In a fine piece titled "Lefutim bekisos ha'ivelet" ("Clasped in the Ivy of Folly"), Haaretz's Doron Rosenblum writes of the "inert emptiness, perhaps superficiality and intellectual laziness" that causes purely secular journalists to interview a chief rabbi, of all people, on the subject of a drought, asking him about the link between the absence of rain and prayer - all in order to "fill up airtime" or "fill up newspaper pages." Hanoch Marmari discusses the new tabloids, both in print and on the air, that "have embedded the yellow [sensationalist] motifs at the top of their agenda. They focus on particular cases, easily obtained, supposedly in order to demonstrate social injustice, and thus relieve themselves of the need to engage with the essence in a more complex way."

Amnon Dankner laments the all-too-easy path taken by "the mainstream press, which believes in absolute dichotomies, in a war of good against evil; indeed, the enlightened against the benighted, the progressive and the advocates of globalization against those backward people who hold on to the expressions of nationalism."

Even assuming that all these charges are appropriate and true, they still do not add up to an interesting critical comment on the nature of Israeli journalism today. They convey the impression that if only we could replace the lazy journalists with hard-working ones, we would get a good, worthwhile press. As though nothing has changed at the very base of journalistic work in Israel, a change that allows the journalistic laziness described above to exist and flourish.

Essential flaw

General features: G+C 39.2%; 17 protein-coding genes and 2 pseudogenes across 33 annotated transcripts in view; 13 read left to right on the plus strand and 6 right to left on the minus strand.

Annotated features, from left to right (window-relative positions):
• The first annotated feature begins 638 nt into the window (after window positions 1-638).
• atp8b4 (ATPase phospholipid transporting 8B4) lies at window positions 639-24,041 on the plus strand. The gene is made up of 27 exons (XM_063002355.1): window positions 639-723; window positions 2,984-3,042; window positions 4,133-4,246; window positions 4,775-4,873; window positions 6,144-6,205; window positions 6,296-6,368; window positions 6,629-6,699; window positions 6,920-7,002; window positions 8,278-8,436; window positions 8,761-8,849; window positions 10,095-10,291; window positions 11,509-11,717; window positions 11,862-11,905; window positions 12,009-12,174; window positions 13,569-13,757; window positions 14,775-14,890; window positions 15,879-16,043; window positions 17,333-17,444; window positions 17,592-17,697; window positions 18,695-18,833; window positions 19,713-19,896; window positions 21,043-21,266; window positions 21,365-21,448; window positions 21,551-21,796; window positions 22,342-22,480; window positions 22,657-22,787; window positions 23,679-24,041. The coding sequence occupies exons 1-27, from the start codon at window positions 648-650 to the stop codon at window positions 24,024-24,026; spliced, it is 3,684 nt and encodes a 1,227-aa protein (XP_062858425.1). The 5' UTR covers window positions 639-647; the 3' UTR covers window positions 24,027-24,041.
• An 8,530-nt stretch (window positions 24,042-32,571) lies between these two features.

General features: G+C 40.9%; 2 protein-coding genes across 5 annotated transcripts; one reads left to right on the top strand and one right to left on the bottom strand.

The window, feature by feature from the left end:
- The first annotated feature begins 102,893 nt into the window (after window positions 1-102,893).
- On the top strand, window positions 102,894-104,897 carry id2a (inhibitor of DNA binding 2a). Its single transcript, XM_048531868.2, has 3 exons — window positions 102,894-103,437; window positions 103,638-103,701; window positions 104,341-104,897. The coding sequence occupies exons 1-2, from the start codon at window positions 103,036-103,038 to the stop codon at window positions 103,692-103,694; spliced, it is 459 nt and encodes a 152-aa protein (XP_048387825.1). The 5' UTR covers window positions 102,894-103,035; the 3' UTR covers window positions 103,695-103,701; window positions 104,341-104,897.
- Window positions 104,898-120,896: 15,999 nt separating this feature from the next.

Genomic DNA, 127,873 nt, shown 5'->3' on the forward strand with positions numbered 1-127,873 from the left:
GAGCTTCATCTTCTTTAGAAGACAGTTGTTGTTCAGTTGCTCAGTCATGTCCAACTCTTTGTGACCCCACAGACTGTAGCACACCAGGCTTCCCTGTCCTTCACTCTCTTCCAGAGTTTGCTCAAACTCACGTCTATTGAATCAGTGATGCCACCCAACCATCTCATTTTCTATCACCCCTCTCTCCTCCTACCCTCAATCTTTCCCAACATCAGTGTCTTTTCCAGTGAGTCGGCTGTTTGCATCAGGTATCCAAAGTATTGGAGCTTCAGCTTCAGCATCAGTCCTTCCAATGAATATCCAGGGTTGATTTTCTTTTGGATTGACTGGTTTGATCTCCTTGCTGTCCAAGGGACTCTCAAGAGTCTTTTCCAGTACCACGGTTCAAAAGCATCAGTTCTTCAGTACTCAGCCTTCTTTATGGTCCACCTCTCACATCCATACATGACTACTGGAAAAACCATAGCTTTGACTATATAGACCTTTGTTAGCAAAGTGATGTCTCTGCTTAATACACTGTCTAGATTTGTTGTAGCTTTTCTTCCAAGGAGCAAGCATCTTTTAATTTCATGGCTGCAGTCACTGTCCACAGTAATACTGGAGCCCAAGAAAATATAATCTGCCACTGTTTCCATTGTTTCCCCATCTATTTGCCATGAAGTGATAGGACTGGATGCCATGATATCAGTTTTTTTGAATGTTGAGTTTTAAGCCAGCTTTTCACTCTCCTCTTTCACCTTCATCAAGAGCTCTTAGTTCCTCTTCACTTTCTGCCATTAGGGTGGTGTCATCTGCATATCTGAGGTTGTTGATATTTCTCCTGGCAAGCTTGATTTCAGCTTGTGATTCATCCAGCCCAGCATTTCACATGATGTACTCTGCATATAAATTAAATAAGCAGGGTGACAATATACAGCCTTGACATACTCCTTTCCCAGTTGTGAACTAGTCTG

Perhaps the essential flaw of the critical writing in The Seventh Eye can be illuminated by what Uzi Benziman, editor of both the journal and the book, writes in one of the essays, entitled "Lemi yesh kavod" ("Who has Honor"): "Journalists trade, not to say pander, in words. Essentially, their job is to report what they learn to the public. Their input in the process of making information generally available is limited: They must be accurate, focus on the important aspects and report what they know in language that everyone can understand. This is not a very complex task: The journalist is ultimately a pipeline that pours out what is dripped into it."

Benziman's assumptions that there is such a thing as "the public" and that the journalist needs only convey information to it are dubious ones. They immediately revive a fascinating debate about the role of the press that was waged in 1927 in the United States, the birthplace of modern journalism, between journalist Walter Lippmann, author of "The Phantom Public," and philosopher John Dewey, who wrote a rebuttal work entitled "The Public and Its Problems."